• Pro Football Hall of Fame guard Alan Faneca is among the players with Steelers ties who are among the finalists for induction into the College Football Hall of Fame, the National Football Foundation revealed this week.

Faneca, a 1997 consensus All-America player at LSU, was a first-round draft pick of the Steelers in 1998. He's joined on the list of finalists by former Steelers wide receiver Antwaan Randle El, a quarterback at Indiana, offensive tackle Flozell Adams, a Michigan State product, and quarterback Michael Vick, a star at Virginia Tech.

Also among this year's finalists is former Pitt running back Craig Heyward, the father of current Steelers Cameron and Connor Heyward.

Former Steelers offensive lineman Ted Petersen also is a Divisional finalist for his playing days at Eastern Illinois.

• There seems to be a train of thought in some circles that Fitzpatrick didn't have a good season in 2023 because he didn't have any interceptions a year after leading the NFL with six interceptions.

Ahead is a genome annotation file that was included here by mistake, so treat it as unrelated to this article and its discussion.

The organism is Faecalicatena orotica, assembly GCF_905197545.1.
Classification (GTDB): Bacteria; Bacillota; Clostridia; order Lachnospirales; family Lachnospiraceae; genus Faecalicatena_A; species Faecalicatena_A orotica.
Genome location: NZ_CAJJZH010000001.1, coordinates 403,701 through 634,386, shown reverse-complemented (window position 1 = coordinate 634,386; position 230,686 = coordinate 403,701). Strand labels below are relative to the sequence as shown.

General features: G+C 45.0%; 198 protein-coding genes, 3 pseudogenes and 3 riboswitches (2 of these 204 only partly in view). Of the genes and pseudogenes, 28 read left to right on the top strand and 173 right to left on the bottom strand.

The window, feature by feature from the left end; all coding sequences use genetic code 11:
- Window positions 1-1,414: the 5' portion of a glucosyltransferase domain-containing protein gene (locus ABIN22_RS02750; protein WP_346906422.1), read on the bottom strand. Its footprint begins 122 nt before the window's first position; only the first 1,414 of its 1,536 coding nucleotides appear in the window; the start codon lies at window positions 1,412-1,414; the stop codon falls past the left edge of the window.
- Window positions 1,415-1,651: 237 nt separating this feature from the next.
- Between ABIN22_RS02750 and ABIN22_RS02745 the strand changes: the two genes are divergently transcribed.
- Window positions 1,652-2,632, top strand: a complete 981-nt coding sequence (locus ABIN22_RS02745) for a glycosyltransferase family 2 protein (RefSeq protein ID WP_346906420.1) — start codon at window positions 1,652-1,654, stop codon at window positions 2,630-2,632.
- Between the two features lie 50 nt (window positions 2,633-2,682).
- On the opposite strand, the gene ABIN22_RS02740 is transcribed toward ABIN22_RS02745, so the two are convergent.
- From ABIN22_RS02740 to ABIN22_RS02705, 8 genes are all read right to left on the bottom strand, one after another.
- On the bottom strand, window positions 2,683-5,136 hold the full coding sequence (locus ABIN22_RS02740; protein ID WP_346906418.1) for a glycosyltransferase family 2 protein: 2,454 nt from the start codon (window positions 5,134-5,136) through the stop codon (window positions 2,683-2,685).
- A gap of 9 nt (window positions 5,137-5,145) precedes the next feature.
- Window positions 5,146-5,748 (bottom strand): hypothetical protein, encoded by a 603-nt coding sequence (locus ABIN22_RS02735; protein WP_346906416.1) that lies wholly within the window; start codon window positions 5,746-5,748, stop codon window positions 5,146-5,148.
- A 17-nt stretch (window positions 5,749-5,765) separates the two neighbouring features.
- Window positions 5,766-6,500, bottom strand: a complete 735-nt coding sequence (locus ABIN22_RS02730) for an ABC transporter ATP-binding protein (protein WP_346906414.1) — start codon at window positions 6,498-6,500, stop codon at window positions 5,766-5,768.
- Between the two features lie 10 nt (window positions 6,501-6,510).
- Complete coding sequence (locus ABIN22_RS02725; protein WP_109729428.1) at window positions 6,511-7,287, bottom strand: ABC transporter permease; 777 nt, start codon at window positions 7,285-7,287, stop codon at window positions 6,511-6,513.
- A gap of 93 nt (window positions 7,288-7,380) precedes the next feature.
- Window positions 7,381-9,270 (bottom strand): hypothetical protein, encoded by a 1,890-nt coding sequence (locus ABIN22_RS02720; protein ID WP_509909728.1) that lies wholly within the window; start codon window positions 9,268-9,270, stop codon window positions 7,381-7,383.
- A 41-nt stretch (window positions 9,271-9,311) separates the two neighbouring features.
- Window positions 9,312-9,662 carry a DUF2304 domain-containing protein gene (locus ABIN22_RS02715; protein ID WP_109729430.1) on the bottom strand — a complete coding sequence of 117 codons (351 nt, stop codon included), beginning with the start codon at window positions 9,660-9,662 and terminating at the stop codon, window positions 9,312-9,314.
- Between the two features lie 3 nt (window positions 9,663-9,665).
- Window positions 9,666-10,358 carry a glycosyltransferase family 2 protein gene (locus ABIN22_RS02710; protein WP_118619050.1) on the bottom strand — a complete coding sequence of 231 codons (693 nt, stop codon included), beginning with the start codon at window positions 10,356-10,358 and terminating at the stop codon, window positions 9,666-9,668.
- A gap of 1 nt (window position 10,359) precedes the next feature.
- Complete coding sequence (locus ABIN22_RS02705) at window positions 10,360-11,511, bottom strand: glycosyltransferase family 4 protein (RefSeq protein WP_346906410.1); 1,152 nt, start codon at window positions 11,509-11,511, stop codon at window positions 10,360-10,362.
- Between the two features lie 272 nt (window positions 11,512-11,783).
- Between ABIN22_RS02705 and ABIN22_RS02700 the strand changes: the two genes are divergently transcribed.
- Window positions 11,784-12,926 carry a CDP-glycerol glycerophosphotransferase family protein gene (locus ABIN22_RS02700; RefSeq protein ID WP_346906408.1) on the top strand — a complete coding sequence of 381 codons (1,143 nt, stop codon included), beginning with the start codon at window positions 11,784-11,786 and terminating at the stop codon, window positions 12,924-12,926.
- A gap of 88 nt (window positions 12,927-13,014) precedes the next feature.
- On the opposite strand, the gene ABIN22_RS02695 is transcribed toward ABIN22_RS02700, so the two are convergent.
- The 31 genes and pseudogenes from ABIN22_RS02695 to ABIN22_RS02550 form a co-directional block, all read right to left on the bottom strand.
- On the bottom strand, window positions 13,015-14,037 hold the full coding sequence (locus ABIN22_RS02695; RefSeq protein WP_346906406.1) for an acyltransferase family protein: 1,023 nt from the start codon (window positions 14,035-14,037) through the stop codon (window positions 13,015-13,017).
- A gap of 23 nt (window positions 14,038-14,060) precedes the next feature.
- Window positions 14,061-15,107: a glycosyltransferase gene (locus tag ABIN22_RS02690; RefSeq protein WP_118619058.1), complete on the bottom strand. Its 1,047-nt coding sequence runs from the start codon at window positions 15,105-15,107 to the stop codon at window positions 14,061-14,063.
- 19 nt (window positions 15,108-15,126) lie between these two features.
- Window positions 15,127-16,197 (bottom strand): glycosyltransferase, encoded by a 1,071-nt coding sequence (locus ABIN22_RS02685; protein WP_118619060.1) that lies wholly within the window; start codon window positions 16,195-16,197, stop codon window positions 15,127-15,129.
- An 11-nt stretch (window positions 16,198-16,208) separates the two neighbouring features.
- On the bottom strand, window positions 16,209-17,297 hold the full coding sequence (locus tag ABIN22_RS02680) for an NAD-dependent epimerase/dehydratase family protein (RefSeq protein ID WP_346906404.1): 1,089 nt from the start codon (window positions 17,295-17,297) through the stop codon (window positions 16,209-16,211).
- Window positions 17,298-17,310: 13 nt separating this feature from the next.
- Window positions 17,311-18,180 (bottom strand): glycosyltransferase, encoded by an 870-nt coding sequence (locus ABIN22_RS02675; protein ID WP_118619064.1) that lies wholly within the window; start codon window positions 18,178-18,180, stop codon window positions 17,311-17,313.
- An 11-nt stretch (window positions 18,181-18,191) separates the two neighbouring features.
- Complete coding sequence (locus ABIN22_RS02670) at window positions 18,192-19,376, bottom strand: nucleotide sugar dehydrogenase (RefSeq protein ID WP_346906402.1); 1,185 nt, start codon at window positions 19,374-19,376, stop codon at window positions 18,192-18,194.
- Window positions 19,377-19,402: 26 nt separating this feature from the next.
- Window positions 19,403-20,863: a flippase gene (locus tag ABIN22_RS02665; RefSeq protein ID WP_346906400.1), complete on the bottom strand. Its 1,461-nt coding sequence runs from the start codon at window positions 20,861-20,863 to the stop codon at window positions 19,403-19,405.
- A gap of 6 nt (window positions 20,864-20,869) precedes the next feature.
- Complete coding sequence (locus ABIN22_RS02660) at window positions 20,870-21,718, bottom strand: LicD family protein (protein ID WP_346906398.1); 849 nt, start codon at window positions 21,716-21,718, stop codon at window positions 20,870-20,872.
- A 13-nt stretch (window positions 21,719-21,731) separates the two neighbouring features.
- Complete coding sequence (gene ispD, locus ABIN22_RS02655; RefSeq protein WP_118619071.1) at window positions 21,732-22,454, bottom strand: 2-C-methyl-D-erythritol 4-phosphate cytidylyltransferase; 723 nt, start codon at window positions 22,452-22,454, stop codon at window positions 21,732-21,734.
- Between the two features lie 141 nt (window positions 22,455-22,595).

But that's not true.

Though Fitzpatrick didn't have an interception, he was very active in the 10 games in which he played, recording 64 tackles, an average of 6.4 per game.

That was the exact same number of tackles he averaged per game in 2022 when he had 94 in 15 games.

But the interceptions weren't there.

The reason for that was because Fitzpatrick was used all over the defense to help put out fires.

Per Pro Football Focus, Fitzpatrick played 549 defensive snaps in 2023. Of those, 227 came at deep safety, 149 in the box, 134 in the slot and 22 at outside cornerback.

Outside of his free safety alignment, all of his other percentages of snaps were the most he's played at any of those other spots since he became a member of the Steelers in 2019.